Common name: Castor oil plant
Botanical name: Ricinus communis
Other common names: Castor bean, palma christi
General description: A blue-green fleshy shrub to 3m tall. A common weed in coastal areas and often found growing along creek banks and in disturbed, neglected areas.
Flowers: The flowers, which are about 1cm in diameter, occur on stout erect spikes.
Leaves: The leaves are large, 10–60cm across, and divided into seven to ten lobes. The leaf stalks are centrally attached, long and hollow, and have a whitish bloom. The leaves have a nauseating odour when crushed.
Fruit/Berries: The fruit are soft and spiny, slightly three-lobed and 1.5–2.5cm across. Each lobe contains one shiny mottled grey seed.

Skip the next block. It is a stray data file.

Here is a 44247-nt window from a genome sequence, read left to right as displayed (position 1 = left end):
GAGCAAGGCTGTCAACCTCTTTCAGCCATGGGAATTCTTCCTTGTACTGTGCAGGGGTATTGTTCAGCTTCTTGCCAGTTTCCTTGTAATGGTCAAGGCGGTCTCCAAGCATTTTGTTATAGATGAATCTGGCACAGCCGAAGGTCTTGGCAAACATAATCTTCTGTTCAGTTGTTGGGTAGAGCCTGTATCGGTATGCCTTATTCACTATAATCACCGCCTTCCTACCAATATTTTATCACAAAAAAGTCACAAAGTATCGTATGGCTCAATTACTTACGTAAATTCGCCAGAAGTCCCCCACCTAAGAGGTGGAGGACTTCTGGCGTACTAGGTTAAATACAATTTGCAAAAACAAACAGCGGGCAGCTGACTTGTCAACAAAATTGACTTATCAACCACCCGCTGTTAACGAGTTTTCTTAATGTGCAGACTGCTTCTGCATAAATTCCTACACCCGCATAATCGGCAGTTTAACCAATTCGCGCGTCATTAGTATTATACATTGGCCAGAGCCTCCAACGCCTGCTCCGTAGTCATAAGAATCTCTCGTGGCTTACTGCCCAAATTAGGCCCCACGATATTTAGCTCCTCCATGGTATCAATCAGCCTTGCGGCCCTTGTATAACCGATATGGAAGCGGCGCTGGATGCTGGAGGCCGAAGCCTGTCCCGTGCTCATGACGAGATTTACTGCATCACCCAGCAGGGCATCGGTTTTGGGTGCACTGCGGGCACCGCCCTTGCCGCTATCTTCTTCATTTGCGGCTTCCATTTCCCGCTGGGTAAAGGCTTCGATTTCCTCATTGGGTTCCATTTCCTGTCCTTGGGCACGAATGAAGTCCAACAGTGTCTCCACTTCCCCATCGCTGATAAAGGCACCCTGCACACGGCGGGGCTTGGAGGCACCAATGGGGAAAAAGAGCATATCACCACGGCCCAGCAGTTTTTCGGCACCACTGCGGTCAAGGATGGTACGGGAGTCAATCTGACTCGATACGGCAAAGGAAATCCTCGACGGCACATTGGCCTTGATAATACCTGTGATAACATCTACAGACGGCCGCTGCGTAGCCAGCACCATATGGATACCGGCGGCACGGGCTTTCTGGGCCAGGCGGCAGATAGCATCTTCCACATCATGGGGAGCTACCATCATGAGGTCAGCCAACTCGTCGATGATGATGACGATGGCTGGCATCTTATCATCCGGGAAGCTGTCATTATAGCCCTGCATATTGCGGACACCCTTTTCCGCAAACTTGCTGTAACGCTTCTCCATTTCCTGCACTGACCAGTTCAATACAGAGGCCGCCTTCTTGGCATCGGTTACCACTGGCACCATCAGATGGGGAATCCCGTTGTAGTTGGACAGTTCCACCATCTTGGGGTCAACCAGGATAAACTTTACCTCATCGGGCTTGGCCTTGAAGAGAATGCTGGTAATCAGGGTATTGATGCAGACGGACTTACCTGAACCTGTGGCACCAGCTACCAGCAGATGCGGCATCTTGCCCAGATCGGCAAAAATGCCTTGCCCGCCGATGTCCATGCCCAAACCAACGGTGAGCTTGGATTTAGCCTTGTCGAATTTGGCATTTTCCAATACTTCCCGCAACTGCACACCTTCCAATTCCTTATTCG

Other: The sap is clear.
Symptoms: Ingestion of seeds may cause a burning sensation in the mouth or throat, severe gastro-intestinal irritation with vomiting, diarrhoea and bleeding. Symptoms may be delayed hours to days after ingestion. Liver damage and life threatening poisoning can occur. Respiratory and eye irritation may result from close proximity to the plant, particularly when blooming.
Toxicity category: 1, 3, 4
Warning: Seek urgent medical attention if seeds are ingested.